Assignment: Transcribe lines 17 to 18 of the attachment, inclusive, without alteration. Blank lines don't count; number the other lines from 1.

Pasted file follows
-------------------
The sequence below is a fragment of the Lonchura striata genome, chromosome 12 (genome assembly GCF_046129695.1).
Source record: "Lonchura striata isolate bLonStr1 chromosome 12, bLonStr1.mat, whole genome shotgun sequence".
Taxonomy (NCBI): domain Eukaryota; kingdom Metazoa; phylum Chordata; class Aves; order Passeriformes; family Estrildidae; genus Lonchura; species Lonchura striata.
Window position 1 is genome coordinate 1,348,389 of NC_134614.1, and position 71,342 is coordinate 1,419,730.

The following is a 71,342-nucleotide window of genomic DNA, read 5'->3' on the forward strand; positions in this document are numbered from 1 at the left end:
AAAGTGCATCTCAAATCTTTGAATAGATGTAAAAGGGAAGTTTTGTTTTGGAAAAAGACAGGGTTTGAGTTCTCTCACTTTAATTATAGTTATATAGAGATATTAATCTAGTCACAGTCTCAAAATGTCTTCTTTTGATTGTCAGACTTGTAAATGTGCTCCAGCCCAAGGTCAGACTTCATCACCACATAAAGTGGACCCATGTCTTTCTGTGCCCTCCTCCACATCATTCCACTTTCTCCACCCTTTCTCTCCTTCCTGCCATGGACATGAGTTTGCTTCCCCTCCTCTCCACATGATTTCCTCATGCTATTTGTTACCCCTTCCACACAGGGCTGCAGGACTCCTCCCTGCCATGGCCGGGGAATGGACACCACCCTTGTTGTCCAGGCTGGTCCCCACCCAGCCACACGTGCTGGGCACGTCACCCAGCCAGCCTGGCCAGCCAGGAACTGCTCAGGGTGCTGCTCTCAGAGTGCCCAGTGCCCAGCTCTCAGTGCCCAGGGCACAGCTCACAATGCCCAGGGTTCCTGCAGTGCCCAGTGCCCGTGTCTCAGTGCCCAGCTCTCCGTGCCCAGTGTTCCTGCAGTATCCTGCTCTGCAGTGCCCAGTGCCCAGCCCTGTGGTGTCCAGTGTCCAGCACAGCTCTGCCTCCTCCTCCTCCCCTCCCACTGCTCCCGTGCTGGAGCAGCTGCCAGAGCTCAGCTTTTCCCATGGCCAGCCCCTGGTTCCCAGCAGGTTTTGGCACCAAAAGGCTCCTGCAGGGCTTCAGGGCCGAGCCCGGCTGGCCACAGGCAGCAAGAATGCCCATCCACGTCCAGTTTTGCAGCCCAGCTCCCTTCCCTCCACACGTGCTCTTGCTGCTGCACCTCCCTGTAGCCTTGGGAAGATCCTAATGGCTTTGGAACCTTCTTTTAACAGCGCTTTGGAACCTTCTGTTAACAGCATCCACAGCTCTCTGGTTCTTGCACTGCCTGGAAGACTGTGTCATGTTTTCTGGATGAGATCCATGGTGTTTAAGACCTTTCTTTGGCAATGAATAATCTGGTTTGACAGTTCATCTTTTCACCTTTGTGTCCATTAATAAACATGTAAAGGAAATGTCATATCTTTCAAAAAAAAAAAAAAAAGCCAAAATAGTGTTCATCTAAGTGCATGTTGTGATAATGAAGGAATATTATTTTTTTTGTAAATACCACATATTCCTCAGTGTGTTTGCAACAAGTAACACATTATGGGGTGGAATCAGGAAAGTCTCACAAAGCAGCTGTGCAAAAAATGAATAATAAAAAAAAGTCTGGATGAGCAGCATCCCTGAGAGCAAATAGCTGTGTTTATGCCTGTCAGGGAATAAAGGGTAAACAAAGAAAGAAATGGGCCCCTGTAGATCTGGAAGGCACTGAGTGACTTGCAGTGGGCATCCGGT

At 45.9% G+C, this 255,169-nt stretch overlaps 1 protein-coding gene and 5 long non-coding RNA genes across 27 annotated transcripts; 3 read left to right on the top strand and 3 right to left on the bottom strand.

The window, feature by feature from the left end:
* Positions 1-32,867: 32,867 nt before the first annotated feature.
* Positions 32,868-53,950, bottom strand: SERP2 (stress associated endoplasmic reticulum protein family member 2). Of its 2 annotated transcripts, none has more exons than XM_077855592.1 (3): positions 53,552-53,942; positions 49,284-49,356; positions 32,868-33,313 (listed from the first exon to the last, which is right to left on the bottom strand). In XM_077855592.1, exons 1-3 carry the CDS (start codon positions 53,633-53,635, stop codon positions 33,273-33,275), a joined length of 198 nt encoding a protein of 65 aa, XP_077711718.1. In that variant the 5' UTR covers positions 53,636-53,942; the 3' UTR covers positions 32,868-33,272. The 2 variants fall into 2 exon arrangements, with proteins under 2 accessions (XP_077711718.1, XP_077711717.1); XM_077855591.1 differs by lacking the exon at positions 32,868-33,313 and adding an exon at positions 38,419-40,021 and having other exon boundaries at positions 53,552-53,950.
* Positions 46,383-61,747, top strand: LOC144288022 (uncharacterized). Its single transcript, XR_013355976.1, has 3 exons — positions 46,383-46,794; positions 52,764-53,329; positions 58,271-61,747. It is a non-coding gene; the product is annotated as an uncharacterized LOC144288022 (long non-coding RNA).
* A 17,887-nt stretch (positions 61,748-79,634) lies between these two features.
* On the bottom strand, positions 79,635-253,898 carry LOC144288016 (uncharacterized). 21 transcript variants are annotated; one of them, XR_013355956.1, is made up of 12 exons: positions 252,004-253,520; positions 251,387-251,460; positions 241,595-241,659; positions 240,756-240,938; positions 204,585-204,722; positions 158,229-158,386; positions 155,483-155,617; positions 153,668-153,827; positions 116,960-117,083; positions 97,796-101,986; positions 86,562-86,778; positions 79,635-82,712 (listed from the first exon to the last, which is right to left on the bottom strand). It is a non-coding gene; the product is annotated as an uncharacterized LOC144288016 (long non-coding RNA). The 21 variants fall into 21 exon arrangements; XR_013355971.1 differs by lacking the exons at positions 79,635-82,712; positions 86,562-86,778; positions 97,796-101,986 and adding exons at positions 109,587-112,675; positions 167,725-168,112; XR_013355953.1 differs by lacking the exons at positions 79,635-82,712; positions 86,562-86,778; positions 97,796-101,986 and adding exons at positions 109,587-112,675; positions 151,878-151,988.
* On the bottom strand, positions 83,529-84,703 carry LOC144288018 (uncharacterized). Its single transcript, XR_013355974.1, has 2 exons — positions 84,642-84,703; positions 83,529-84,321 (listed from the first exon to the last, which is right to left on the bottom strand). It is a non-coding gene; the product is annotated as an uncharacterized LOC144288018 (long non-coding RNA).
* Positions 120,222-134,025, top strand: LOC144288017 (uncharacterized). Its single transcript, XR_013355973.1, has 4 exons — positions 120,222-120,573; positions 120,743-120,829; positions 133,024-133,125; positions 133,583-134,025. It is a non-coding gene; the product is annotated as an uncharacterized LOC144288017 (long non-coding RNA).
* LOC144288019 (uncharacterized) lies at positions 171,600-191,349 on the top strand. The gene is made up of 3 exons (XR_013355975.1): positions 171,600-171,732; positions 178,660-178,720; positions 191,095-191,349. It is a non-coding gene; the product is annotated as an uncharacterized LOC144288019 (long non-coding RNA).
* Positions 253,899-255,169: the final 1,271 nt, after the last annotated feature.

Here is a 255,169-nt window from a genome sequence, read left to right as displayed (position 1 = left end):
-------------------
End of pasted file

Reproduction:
* Positions 253,899-255,169: the final 1,271 nt, after the last annotated feature.

Here is a 255,169-nt window from a genome sequence, read left to right as displayed (position 1 = left end):